all nodes in the server cluster). In the event that the device does not
appear to the cluster nodes, you may perform a manual rescan for new hardware
using the device manager. At this stage you should try to bring the disk
resource online and then fail it over all nodes of the cluster in turn to
ensure that the new physical disk is correctly configured and can be viewed
from all nodes.
· Use the Server Cluster Recovery Utility to substitute the newly created
physical disk resource for the failed resource. Note: The Server Cluster
Recovery Utility ensures that the old and new disk resources are in the same
resource group. It will take the resource group offline and transfer the
properties of the old resource (such as failover policies and chkdsk
settings) to the new resource. It will also rename the old resource to have
"(lost)" appended to the name and rename the new resource to be the same as
the old resource. Any dependencies on the old resource will be changed to
point to the new resource.
· Change the drive letter of the new physical disk to match that of the
failed disk. Note: The new physical disk resource must be brought online
first and then the drive letter can be changed (on the node hosting the
physical disk resource) using the Disk Management snap-in available via
Computer Management.
· Once you have validated that the new resource is correctly installed, you
should delete the old physical disk resource as it no longer represents a
real resource on the cluster.
· Once the cluster is configured, you should restore the application data
to the new disk drive.

GAURAV ANAND

"Adrien Maugard" wrote:

> Hello,
>
> I'm looking for help on the following project:
> I've got some 2 nodes clusters with disk replication supported by Veritas
> Storage Foundation, each one hosting 3 to 6 ressources in A/P mode (obviously
> ;) )
>
> I'm looking to migrate the clusters to a new storage (SAN with inbound
> replication, thus far better than the actual solution), and as we really
> don't know how Veritas is integrated to the OS we can't re-use the actual
> servers in the clusters (without a format...)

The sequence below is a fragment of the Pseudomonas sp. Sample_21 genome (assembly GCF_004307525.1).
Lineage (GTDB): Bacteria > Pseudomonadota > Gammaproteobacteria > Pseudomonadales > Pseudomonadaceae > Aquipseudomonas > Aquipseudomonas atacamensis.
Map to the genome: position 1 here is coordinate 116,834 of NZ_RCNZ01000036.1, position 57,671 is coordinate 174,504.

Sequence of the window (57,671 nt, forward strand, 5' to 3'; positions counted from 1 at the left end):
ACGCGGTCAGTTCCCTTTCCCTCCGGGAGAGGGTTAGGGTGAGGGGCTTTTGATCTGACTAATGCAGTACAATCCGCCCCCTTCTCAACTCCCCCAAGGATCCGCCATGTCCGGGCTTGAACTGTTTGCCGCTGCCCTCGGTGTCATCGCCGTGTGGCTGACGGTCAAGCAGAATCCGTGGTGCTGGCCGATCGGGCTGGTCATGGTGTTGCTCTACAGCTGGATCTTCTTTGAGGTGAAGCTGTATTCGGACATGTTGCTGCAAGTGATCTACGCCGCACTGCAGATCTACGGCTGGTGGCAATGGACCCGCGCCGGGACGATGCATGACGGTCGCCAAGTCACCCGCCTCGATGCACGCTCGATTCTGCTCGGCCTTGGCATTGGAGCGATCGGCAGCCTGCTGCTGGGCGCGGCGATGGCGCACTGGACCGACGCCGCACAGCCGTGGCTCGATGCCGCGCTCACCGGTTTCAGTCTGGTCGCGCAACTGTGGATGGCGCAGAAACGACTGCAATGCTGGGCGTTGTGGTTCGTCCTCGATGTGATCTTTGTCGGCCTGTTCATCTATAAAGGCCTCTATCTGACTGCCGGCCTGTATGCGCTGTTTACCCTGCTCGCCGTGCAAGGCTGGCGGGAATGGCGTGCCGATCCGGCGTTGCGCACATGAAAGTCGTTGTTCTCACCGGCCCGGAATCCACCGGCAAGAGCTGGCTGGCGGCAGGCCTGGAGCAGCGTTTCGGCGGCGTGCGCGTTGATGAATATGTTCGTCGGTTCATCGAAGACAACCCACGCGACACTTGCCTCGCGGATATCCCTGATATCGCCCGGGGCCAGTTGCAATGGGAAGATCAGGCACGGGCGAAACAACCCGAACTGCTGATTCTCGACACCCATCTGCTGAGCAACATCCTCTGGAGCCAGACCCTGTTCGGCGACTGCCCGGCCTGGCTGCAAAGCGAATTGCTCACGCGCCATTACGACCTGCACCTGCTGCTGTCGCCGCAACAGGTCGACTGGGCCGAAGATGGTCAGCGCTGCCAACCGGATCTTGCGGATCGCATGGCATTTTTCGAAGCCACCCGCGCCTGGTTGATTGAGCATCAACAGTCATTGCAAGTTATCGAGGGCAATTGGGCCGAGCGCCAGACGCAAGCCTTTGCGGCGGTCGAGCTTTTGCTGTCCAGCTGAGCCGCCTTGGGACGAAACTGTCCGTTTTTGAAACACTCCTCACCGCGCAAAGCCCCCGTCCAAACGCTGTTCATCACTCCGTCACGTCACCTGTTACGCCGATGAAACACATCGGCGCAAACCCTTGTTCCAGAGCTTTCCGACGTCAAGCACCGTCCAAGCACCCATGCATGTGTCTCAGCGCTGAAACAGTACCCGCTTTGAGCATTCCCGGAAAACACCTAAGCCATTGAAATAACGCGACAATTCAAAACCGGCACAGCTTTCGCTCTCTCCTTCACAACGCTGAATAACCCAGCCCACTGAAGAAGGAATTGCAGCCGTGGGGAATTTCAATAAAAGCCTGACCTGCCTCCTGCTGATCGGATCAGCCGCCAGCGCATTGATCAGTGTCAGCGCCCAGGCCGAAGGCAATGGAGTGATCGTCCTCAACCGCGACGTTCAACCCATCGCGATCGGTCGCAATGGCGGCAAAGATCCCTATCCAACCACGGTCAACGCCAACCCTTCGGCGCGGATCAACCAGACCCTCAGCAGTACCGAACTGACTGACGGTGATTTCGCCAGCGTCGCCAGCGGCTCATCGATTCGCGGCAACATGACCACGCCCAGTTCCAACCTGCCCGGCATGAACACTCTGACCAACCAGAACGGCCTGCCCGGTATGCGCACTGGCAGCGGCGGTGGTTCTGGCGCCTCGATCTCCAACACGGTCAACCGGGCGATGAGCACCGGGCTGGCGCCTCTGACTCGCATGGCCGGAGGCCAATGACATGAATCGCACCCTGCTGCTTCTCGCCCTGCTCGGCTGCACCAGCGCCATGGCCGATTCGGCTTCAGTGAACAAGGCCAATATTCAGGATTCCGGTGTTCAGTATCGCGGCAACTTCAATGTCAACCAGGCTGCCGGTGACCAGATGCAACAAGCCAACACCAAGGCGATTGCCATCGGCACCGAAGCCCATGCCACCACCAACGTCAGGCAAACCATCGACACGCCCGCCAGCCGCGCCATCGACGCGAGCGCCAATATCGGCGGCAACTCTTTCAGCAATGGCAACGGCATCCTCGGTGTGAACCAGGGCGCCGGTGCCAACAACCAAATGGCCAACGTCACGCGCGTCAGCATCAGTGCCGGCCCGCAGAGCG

>
> So how can I migrate a ressource from one cluster node to a new cluster new
> node (2 nodes with FSW cluster)?
> I planned to do it this way:
> 1. Copy/move all files manually between storages
> 2. destroy the ressources & virtual server from the old cluster
> 3. Rebuild a new ressource & virtual server on the new cluster
> 4. Rince/repeate until nothing is left on the old server
> 5. uninstall clustering, remove services & computer account in AD
> 6. Format the old server clusters and re-use the hardware for another
> cluster migration.
>
> I'm doing something wrong this way?
>
> Thanks
RE: 2003r2 - Moving ressources to a new hardware and storage [message #362593 is a reply to message #362505] Fri, 08 January 2010 06:39 Go to previous message
Adrien Maugard  is currently offline Adrien Maugard
Messages: 2
Registered: January 2010
Junior Member
Thanks, I will try this solution.

"Gaurav Anand" wrote:

>
> Hi Adrien
>
> You can follow that approach or you can add a new node to existing cluster
> and then use cluster recovery software to migrate disk. Once disk resources
> are migrated along with data you can get rid of old disk resources managed by
> veritas and uninstall veritas software after removing veritas managed
> physical disk resources from cluster. This way you will not have to
> reconfigure everything from scartch.
>
> http://www.microsoft.com/downloads/details.aspx?familyid=2be 7ebf0-a408-4232-9353-64aafd65306d&displaylang=en
>
>
> The cluster recovery utility allows a new disk, managed by a new physical
> disk resource to be substituted in the resource dependency tree and for the
> old disk resource (which now no longer has a disk associated with it) to be
> removed.
>
> To replace a failed disk use the following procedure:
> · Add a new disk drive to the cluster. In a storage area network
> environment, adding a new disk drive may involve creating a new logical unit
> and exposing it to the server cluster nodes with appropriate LUN masking,
> security and zoning properties.
> · Make sure that the new disk is only visible to one node in the cluster.